More than a couple of critics have reported walking out at the end of Melancholia feeling energized, elated, even ecstatic. This would seem peculiar, if only because it’s a film about the end of the world, but it’s absolutely true. If Lars von Trier’s last film (Antichrist) was regarded as a bit of a downer, Melancholia is a gas.
Actually, in the scheme of the film, “Melancholia” is a rogue planet. And it’s on a collision course with Earth. Trier foreshadows this in the film’s beautiful prologue. As Wagner’s Tristan und Isolde swells on the soundtrack, we are presented with a series of slow, surreal images: a woman in a wedding dress, her legs tangled in what looks like black netting; the same woman, in a different setting, with electric current shooting from her fingers; another woman, frozen in horror; a horse kneeling down, apparently broken.
So the ending, when it comes two hours later, isn’t exactly a surprise. So what? Unless you’re watching Quentin Tarantino rewrite the end of World War II, when was the last time a film’s ending surprised you?
The first part of Melancholia is set at a lavish wedding. That it isn’t going to be smooth sailing is evident from the slapstick of the opening scene, as an absurdly long limousine inches its way around and up a curvy mountain road. The bride and groom (Kirsten Dunst as Justine and Alexander Skarsgard as Michael) are highly amused, but when they finally reach the magnificent manor house where the wedding’s being held, no one else is. They’re two hours late.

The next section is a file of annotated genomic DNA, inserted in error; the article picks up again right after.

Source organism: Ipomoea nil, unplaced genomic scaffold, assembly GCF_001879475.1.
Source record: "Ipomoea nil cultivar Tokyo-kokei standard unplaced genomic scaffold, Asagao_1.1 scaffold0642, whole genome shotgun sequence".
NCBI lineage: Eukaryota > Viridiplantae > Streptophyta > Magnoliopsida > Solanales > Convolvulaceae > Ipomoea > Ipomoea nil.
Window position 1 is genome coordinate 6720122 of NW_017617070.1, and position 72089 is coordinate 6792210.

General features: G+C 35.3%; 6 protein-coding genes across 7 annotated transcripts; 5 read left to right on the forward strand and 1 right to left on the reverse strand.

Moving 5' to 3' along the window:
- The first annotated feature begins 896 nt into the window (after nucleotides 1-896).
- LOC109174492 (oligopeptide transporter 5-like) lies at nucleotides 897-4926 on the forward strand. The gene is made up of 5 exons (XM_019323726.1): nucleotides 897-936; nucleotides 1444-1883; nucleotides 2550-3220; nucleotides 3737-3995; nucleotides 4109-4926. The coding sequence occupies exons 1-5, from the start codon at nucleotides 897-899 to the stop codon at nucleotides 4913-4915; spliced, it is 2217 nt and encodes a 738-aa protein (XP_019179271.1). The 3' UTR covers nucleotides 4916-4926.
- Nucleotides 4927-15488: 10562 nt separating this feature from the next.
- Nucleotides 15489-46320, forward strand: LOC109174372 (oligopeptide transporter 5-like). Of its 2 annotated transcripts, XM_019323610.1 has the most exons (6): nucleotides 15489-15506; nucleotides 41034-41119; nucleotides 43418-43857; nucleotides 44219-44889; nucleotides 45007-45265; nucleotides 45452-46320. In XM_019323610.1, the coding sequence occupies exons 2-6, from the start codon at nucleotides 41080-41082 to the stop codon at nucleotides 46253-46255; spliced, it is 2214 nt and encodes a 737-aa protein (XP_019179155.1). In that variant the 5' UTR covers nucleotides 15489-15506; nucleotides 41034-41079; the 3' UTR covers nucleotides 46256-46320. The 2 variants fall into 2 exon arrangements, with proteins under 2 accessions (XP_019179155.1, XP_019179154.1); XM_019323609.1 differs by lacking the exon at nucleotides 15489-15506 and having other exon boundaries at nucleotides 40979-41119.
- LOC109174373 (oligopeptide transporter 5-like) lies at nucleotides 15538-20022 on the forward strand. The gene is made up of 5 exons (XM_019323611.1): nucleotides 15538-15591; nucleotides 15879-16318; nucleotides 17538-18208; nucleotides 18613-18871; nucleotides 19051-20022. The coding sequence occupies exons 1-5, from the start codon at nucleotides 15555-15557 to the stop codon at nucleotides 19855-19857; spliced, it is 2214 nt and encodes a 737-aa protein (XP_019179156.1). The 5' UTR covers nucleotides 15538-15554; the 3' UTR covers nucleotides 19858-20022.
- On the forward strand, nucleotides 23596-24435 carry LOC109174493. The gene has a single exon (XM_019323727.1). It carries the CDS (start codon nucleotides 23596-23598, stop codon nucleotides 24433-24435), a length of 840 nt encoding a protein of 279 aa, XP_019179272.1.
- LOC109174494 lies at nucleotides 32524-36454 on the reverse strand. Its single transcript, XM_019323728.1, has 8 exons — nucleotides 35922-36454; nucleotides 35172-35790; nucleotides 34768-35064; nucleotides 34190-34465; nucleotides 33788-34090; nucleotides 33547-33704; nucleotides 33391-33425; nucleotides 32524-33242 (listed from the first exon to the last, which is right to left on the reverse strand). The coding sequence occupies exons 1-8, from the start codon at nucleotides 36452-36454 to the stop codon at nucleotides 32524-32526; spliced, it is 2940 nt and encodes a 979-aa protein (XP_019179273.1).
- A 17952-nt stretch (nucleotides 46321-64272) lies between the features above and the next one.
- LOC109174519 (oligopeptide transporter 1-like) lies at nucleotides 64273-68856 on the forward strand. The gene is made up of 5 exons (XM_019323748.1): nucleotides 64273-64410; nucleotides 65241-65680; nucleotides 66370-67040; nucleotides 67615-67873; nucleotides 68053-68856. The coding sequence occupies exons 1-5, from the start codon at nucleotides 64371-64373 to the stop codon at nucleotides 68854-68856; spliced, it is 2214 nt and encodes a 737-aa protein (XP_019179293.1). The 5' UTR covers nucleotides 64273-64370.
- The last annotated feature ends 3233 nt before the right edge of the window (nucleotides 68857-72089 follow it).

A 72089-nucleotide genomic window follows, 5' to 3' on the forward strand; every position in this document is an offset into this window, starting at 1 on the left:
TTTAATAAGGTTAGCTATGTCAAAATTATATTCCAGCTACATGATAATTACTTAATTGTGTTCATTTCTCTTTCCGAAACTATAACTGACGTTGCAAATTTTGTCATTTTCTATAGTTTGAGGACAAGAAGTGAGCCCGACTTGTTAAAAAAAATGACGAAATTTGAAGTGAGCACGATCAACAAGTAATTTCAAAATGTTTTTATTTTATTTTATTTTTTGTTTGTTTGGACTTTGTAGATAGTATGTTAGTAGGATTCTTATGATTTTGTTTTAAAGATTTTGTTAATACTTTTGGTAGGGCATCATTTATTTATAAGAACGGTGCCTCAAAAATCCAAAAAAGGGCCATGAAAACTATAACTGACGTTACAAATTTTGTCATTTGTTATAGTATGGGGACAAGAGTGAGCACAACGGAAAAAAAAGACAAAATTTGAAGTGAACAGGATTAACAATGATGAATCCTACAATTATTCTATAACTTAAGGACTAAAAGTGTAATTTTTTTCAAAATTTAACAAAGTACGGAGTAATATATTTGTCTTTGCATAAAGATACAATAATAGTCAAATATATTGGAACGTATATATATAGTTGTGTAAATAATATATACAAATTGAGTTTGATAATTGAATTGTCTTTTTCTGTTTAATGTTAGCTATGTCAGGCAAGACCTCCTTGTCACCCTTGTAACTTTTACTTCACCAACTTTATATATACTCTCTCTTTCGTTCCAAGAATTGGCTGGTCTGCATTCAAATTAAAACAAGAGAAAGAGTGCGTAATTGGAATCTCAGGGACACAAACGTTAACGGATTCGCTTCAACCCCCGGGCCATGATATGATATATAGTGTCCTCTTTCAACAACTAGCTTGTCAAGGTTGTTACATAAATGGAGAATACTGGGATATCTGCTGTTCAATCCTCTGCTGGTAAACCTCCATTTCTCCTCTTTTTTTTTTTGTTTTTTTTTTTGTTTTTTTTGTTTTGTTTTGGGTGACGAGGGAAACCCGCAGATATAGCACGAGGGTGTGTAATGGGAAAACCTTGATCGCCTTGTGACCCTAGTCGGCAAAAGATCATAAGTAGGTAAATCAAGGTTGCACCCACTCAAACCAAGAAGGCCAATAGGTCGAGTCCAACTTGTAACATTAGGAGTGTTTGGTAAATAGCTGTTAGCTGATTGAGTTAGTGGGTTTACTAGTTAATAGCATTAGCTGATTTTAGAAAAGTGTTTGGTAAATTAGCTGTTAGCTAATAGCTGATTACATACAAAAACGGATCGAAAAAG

The mood is poisoned, and everything starts to unravel. The action begins to resemble a Robert Altman party scene as the hand-held camera works the room, picking up snatches of conversation among the increasingly unruly guests. There are moments of great embarrassment, thanks primarily to the bride’s outrageous parents (Charlotte Rampling, acidic and selfish, and John Hurt, bonkers), and scenes of dark cruelty, courtesy of the bride’s brother-in-law (Kiefer Sutherland, fatuous) and employer (Stellan Skarsgard, vicious). No wonder Justine unravels right alongside the festivities.
And yet it’s not painful to watch; it’s painfully funny. Trier adds any number of delicious comic elements, from the horrified wedding planner who refuses to look at the bride who ruined “his” wedding (Udo Kier, priceless as he blocks Justine from view with his hand), to the juicy manner in which Justine turns the tables on her boss.
The second part is set a few months later. Justine has suffered a complete emotional collapse, and returns to the manor to be cared for by her sister Claire (Charlotte Gainsbourg). Meanwhile, good old Melancholia speeds its way across the cosmos toward Earth.
Dunst won Best Actress at the Cannes Film Festival, and she deserves it. It’s a summation of everything she’s done before. She’s played an emotionally unstable woman in love convincingly before, in Crazy/Beautiful; in Elizabethtown, she made one of Cameron Crowe’s more ridiculous happy-girl-who-saves-the-hero conceptions almost human. Whenever her characters have met disappointment, in romcoms like Wimbledon or dramas like Marie Antoinette, she has a way of letting the joy go out of her that’s swift and devastating.
Justine endures a wrenching emotional arc. Dunst makes you feel every bit of it, from happy bride to crushed soul on through her exhilarating rejuvenation as Melancholia edges ever closer. Trier even gives Justine a scene where she luxuriates naked in the dark reflection of Melancholia, transforming her into a demented moon maiden in a pagan fever dream. (Thus, the delicious surfeit of Wagner in the big scenes.)
The ending is as stylized, surreal and beautiful as the prologue. Others have made us laugh or mourn the end; Trier makes us happy about it.